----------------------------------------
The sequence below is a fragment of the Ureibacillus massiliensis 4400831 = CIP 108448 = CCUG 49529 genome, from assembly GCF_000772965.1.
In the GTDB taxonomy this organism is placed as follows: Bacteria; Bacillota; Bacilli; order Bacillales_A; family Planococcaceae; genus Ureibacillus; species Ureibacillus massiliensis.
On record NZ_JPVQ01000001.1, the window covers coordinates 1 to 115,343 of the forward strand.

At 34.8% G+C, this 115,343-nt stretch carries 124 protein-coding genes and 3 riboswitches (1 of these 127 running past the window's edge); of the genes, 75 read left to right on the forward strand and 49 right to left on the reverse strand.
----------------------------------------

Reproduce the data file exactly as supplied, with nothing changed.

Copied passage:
The sequence below is a fragment of the Ureibacillus massiliensis 4400831 = CIP 108448 = CCUG 49529 genome, from assembly GCF_000772965.1.
In the GTDB taxonomy this organism is placed as follows: Bacteria; Bacillota; Bacilli; order Bacillales_A; family Planococcaceae; genus Ureibacillus; species Ureibacillus massiliensis.
On record NZ_JPVQ01000001.1, the window covers coordinates 1 to 115,343 of the forward strand.

At 34.8% G+C, this 115,343-nt stretch carries 124 protein-coding genes and 3 riboswitches (1 of these 127 running past the window's edge); of the genes, 75 read left to right on the forward strand and 49 right to left on the reverse strand.